After his encounter in Smithfield, Rory knew his next step would be to help the living confront racism. First, though, he had to break his growing reliance on Telemundo and the bulging waistline that came with far too many sessions in front of the television. He had lost his groove and was rapidly turning into a lazy dude. Finally, he mustered the courage to stand at the head of the Duke of Gloucester street in full out running gear.
“I will run this mile without stopping,” Rory said.
“Good goal,” said a man beside him who looked to be ready for a run, too.
“Thanks, this is my first run in awhile. You seem familiar, I’m Rory, what’s your name?”
“I’m surprised you don’t remember me. I was your coach years ago.”
“You do remember.”
Coach Bovas was a mystery to Rory. The old coach ran everywhere, dumpster dove for sketchy fruit, and was the most content man Rory had known. Bovas went about his business without care for what other people thought. He was the kind of person Rory hoped to become. It had been thirty years since they had last been together, but Coach Bovas still had his pony tail, still wore the shortest running shorts, and still had the biggest calves.
“Rory, we were supposed to meet today,” said Coach Bovas.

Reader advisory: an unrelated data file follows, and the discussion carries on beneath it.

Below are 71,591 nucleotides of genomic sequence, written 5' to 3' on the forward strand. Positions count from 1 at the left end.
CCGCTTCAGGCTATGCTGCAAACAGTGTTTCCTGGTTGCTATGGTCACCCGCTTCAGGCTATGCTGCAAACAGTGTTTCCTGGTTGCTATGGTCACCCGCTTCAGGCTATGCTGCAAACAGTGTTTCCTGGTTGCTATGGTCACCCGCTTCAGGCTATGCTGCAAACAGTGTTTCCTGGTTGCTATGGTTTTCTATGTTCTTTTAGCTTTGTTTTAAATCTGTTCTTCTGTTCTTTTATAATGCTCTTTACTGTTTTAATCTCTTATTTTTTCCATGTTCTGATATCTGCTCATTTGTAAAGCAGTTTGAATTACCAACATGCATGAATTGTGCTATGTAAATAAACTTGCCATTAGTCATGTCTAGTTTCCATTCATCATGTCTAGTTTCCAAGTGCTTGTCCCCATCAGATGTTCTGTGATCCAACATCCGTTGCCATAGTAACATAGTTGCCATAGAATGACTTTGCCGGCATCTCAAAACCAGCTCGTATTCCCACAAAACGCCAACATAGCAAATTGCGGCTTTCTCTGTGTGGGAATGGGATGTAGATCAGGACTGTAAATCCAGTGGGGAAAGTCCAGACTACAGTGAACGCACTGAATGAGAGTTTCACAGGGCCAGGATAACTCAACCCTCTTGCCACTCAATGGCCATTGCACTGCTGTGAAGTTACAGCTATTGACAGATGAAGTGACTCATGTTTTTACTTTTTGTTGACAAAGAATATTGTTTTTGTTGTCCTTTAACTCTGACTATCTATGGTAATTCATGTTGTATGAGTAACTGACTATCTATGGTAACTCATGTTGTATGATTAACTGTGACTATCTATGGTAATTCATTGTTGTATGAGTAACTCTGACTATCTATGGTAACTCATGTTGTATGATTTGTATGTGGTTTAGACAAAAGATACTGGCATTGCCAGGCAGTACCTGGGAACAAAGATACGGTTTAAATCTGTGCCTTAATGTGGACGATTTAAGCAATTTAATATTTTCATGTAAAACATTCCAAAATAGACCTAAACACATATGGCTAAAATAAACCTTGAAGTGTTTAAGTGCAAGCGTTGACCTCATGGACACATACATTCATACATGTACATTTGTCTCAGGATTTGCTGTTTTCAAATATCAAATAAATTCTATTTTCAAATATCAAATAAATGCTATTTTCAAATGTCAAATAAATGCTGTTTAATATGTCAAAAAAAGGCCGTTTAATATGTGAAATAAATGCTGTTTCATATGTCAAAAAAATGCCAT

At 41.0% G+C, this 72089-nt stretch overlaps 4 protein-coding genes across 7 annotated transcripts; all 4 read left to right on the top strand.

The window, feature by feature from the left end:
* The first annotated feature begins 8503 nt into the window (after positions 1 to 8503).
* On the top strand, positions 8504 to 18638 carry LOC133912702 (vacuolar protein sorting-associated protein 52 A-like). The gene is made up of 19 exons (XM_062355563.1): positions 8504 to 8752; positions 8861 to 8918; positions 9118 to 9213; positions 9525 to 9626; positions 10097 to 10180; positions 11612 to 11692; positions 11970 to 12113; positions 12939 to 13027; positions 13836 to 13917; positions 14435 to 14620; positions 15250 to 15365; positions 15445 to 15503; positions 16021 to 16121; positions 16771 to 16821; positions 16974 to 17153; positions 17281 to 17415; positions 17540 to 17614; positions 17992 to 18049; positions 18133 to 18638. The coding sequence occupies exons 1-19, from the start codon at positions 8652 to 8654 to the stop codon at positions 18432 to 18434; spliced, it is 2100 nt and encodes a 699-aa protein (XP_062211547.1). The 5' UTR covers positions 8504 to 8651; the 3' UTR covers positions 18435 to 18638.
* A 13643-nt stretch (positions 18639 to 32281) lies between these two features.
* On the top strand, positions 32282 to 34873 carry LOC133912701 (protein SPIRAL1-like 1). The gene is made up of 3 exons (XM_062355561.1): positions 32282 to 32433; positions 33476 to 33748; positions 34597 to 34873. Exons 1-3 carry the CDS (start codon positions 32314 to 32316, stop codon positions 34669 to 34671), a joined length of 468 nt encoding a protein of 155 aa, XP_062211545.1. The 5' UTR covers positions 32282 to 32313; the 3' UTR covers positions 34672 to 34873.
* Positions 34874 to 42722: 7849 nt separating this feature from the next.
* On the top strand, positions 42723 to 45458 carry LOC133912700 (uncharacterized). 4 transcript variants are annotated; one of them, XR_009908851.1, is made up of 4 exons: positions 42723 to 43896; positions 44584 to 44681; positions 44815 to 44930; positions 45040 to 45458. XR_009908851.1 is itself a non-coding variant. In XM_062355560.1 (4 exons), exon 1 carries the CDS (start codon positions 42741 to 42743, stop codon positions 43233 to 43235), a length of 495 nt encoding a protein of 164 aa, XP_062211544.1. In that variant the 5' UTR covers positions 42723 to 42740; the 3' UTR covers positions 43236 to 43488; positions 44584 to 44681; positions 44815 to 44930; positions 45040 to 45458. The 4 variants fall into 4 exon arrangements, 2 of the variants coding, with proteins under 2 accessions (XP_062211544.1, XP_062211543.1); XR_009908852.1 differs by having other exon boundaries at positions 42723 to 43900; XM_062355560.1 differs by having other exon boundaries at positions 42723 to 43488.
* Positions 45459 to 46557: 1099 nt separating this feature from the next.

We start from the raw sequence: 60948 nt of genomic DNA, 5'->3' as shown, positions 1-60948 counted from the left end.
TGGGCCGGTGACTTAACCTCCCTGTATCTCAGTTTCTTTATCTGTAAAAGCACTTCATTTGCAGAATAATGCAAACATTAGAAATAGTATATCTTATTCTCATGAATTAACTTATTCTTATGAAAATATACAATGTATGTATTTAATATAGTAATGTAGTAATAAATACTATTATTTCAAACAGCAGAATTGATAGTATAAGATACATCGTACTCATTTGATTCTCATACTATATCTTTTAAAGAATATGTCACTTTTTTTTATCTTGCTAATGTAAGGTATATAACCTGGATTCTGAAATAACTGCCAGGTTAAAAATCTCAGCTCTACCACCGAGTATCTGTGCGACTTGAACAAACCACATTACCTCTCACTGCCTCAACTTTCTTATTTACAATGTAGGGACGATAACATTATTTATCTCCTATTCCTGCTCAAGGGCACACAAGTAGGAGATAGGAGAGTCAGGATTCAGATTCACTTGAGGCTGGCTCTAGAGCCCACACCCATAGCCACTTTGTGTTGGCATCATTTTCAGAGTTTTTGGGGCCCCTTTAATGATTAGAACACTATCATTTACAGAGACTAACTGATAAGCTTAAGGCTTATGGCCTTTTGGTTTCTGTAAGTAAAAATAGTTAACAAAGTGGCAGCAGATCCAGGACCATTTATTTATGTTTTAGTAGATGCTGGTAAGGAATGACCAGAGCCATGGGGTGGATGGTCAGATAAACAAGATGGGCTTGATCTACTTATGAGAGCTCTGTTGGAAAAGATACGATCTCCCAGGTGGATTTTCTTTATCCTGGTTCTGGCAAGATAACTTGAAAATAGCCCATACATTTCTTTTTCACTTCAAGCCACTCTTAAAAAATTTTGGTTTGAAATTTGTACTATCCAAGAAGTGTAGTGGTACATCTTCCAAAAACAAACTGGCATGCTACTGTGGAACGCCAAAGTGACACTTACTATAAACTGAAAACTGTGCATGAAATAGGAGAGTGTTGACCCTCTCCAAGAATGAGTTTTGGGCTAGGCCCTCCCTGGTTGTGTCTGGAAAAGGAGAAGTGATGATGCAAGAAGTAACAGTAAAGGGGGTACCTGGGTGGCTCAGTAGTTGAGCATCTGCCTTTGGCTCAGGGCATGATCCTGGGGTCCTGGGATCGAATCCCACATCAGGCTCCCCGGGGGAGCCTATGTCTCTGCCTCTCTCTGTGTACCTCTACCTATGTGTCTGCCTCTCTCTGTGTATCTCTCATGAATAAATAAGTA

“You are about to run into a most promising time in your life. Across the street you will have inspired conversations and spread a fantastic message of hope and peace. I’m here to make sure you don’t change your mind about running, so let’s go.”
Coach Bovas’ took a few strides before Rory started. To his surprise, Rory eased across the road and onto the loose gravel of DOG street without any pain.
“Coach, who sent you? How do you know these things about me?”
“It’s a lot to understand, but mostly you have to just believe,” answered Coach Bovas.
“Are you saying you’re a spiritual messenger?”
Coach Bovas nodded.
Rory said, “Like some kind of Genesis, Founder, Almighty kind of stuff?”
“Maybe not that mammoth of a combination, but I believe it’s something like that,” said Coach Bovas.
Their run was going quickly and Rory was surprised that they were already to Bruton Parish. Coach Bovas stopped in front of the old church.
“What you are going to do is spread the word that people need to treat each other better. You are going to find your way on this street. You will do what you do without fame or fortune, so leave you calculator at home. This is not about cold numbers. It’s about people.”
A musket went off by the Powder Magazine and Rory found himself standing in the street alone. Coach Bovas was gone. Rory wondered if the coach had been there at all. He looked to the Capitol and started running. His steps were light and his awareness focused. He was nearing the next part of his journey.